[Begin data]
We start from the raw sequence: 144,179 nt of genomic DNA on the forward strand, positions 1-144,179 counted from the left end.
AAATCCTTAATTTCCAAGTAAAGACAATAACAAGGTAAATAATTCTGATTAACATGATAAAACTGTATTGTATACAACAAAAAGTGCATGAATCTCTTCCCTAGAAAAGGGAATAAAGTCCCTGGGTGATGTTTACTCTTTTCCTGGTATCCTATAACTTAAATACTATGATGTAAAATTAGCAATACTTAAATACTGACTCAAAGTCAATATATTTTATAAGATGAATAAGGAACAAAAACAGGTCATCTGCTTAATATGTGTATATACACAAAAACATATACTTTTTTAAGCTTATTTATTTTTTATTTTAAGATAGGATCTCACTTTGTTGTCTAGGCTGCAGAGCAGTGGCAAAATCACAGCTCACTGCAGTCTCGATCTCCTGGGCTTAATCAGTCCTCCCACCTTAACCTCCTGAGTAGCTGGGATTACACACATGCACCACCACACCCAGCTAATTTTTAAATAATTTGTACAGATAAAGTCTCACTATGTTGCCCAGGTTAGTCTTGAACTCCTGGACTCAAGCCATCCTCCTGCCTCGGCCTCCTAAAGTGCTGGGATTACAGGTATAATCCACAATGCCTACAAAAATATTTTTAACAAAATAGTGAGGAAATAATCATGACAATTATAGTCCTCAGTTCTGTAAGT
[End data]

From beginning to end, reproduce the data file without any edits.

We start from the raw sequence: 144,179 nt of genomic DNA on the forward strand, positions 1-144,179 counted from the left end.
AAATCCTTAATTTCCAAGTAAAGACAATAACAAGGTAAATAATTCTGATTAACATGATAAAACTGTATTGTATACAACAAAAAGTGCATGAATCTCTTCCCTAGAAAAGGGAATAAAGTCCCTGGGTGATGTTTACTCTTTTCCTGGTATCCTATAACTTAAATACTATGATGTAAAATTAGCAATACTTAAATACTGACTCAAAGTCAATATATTTTATAAGATGAATAAGGAACAAAAACAGGTCATCTGCTTAATATGTGTATATACACAAAAACATATACTTTTTTAAGCTTATTTATTTTTTATTTTAAGATAGGATCTCACTTTGTTGTCTAGGCTGCAGAGCAGTGGCAAAATCACAGCTCACTGCAGTCTCGATCTCCTGGGCTTAATCAGTCCTCCCACCTTAACCTCCTGAGTAGCTGGGATTACACACATGCACCACCACACCCAGCTAATTTTTAAATAATTTGTACAGATAAAGTCTCACTATGTTGCCCAGGTTAGTCTTGAACTCCTGGACTCAAGCCATCCTCCTGCCTCGGCCTCCTAAAGTGCTGGGATTACAGGTATAATCCACAATGCCTACAAAAATATTTTTAACAAAATAGTGAGGAAATAATCATGACAATTATAGTCCTCAGTTCTGTAAGT